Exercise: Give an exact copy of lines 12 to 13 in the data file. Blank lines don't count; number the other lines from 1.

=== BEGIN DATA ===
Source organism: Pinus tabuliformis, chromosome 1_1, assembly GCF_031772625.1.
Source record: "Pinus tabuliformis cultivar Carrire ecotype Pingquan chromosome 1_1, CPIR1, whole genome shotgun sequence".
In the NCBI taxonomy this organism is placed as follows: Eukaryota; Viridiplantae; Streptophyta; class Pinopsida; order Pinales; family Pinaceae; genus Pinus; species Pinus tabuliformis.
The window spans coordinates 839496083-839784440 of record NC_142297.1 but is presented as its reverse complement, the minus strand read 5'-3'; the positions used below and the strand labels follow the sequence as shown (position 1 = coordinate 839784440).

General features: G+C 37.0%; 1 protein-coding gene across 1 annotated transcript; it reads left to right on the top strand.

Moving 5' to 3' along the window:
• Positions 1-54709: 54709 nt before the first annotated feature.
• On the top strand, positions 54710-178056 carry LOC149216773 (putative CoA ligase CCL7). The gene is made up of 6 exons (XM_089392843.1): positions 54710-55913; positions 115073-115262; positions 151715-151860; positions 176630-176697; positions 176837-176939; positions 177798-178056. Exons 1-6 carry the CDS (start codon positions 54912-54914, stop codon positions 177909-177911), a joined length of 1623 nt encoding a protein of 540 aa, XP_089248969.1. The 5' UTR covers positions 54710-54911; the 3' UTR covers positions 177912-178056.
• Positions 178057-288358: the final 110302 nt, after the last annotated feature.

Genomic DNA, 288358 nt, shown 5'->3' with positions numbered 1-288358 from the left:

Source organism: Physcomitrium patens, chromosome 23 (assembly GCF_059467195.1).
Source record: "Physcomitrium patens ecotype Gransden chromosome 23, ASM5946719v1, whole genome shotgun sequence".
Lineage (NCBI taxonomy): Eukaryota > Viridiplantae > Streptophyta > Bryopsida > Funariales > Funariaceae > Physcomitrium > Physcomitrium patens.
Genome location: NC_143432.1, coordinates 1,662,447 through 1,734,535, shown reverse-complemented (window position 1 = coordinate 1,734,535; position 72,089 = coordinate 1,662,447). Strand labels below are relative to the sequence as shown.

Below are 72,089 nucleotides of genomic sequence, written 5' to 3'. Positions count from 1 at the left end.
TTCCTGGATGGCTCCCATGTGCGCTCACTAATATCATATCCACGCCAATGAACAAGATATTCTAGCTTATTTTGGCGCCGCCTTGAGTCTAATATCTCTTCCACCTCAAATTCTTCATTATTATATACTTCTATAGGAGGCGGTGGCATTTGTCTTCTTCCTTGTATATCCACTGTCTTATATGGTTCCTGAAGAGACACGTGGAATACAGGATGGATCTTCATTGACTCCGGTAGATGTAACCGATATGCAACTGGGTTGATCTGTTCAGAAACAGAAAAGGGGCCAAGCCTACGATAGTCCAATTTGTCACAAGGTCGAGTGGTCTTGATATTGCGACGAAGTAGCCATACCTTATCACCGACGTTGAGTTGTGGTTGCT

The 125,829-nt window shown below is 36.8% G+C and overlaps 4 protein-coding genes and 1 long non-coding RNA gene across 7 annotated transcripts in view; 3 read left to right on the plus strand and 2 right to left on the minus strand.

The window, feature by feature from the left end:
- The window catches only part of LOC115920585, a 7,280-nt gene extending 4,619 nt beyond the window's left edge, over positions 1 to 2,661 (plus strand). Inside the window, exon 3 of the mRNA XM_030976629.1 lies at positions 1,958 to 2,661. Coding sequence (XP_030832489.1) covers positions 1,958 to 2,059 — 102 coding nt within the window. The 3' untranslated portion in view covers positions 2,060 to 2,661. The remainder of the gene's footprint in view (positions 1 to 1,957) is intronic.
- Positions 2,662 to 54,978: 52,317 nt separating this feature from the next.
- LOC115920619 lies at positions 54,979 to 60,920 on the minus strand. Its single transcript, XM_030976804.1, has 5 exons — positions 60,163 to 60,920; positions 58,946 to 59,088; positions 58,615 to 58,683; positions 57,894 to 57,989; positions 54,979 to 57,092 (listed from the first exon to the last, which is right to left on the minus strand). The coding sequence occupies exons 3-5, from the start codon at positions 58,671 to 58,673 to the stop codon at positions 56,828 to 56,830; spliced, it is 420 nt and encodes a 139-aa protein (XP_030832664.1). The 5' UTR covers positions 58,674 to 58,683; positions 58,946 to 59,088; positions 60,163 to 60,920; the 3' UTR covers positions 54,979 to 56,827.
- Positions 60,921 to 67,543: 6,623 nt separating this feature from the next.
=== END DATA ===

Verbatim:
Source record: "Physcomitrium patens ecotype Gransden chromosome 23, ASM5946719v1, whole genome shotgun sequence".
Lineage (NCBI taxonomy): Eukaryota > Viridiplantae > Streptophyta > Bryopsida > Funariales > Funariaceae > Physcomitrium > Physcomitrium patens.